June 10, 2019 4:29 pm
Updated: June 10, 2019 4:51 pm

Ontario NDP Leader Andrea Horwath visits Peterborough to discuss opioid crisis

So far in 2019, 19 people have died in Peterborough from suspected opioid-related overdoses — already two more than all of last year.


Ontario NDP Leader Andrea Horwath is making the rounds in the province to discuss issues facing municipalities during the legislature’s lengthy summer break.

On Monday, she paid a visit to Peterborough to meet with Mayor Diane Therrien as well as Peterborough Public Health, first responders and other community groups.

The topic at hand was the opioid crisis.

“It is not acceptable,” said Horwath. “As the official opposition, we will do everything we can to work with you and get the Ontario government to step up to the plate with assistance.”

READ MORE: Peterborough police, paramedics respond to 13 opioid-related overdoses, 2 deaths in 72 hours

So far in 2019, 19 people have died in Peterborough from suspected opioid-related overdoses — already two more than all of last year.

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“Communities feel alone in this fight,” said Peterborough police deputy chief Tim Farquharson. “We’re trying to come up with our own strategies. That’s my takeaway (from meeting with Horwath) today.”

“Children are dying. Young people are dying,” said Therrien. “We need to work on this. It’s a top priority.”

READ MORE: Peterborough frontline workers alarmed by weekend spike in opioid overdoses

The NDP has pushed the previous and current governments to declare the opioid crisis a public health emergency.

“That helps free up resources and create a sense of emergency,” added Horwath. “The Liberals wouldn’t do that, and it looks like the Conservatives won’t, either.”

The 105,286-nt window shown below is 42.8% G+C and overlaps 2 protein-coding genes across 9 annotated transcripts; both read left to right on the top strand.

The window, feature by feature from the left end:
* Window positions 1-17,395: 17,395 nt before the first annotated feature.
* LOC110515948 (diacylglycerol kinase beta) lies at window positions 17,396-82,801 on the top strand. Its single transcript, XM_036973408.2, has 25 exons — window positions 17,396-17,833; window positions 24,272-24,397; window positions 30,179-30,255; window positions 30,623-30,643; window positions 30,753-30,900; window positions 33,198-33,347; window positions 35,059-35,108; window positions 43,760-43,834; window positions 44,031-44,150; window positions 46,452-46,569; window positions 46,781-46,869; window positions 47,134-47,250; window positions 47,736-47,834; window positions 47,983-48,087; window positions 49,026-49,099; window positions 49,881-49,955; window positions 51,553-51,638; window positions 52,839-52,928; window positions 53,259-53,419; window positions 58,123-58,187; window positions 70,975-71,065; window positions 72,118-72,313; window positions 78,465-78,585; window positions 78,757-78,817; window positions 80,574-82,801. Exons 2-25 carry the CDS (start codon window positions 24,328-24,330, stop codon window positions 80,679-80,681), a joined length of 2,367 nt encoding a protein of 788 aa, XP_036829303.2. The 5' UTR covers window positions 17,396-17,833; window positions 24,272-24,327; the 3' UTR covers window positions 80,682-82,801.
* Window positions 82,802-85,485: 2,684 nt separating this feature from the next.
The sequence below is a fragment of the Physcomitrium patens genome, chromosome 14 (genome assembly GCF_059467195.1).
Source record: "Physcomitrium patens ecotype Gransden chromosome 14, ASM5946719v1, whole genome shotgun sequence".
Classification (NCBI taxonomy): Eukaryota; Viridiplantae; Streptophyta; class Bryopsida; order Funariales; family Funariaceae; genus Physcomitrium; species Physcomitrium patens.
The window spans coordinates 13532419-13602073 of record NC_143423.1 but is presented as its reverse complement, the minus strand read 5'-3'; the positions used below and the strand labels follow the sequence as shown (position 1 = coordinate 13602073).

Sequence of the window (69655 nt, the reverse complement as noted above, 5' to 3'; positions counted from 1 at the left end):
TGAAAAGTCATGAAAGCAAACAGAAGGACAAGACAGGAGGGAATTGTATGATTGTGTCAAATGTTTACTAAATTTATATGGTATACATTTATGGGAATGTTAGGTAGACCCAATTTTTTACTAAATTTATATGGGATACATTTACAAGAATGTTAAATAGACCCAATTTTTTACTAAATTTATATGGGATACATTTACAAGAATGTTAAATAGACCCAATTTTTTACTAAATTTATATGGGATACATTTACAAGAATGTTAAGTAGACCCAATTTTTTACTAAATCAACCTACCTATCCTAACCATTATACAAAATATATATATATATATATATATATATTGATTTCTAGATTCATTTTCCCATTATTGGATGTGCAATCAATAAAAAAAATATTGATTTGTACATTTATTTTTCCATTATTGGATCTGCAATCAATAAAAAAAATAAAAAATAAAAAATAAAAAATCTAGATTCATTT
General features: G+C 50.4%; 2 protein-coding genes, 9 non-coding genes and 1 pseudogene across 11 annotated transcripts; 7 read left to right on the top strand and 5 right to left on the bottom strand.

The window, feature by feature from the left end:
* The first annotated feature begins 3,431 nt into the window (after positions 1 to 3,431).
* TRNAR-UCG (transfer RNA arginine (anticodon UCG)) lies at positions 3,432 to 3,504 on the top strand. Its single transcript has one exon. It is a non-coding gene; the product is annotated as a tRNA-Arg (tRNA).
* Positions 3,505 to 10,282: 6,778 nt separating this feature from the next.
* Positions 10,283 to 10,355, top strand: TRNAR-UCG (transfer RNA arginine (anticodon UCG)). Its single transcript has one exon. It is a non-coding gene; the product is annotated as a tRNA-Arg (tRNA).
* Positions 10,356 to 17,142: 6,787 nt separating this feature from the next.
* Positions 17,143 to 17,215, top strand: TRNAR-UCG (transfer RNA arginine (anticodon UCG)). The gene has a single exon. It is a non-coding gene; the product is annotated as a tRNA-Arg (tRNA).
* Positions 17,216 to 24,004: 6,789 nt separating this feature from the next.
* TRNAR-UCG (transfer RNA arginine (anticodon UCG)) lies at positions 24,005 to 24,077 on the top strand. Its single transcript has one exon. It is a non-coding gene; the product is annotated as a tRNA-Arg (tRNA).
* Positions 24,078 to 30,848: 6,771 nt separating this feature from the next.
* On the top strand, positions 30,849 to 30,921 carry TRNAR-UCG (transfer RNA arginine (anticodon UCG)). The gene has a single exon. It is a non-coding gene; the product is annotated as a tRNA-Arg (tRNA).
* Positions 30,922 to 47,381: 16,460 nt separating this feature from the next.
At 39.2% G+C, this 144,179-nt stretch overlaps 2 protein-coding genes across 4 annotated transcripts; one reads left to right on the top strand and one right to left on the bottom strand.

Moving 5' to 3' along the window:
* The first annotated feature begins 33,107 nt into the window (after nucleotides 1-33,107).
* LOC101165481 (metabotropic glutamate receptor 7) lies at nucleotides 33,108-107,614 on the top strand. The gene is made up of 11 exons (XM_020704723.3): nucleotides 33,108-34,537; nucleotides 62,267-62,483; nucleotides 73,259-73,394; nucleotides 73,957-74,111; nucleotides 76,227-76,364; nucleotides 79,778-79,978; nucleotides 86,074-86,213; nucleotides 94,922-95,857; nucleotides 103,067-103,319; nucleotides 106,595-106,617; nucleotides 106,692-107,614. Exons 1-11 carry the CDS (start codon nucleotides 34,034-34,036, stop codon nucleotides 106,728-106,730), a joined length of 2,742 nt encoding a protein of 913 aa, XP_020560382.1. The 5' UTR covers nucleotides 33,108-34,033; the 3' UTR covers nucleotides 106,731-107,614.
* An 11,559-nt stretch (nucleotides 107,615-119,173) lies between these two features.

Peterborough currently does not have a safe injection site.

In an emailed statement, Mark Nesbitt, spokesperson for the Ministry of Health and Long-Term Care, said: “The new Consumption and Treatment Services (CTS) model continues to save lives by helping to prevent and reverse overdoses. It also features an enhanced and necessary focus on connecting people who use drugs to primary care, treatment and rehabilitation and other health and social services.

“Based on extensive consultation with experts, the ministry is confident the model brought forward is the right approach to connect people struggling with addiction with the care they need and deserve,” Nesbitt continued.

“Applications from interested organizations will continue to be considered on an ongoing basis, based on the previously outlined criteria. Currently, there are no existing applications for a CTS in Peterborough.”

WATCH: Opioid overdoses affecting everyone, says Peterborough police deputy chief

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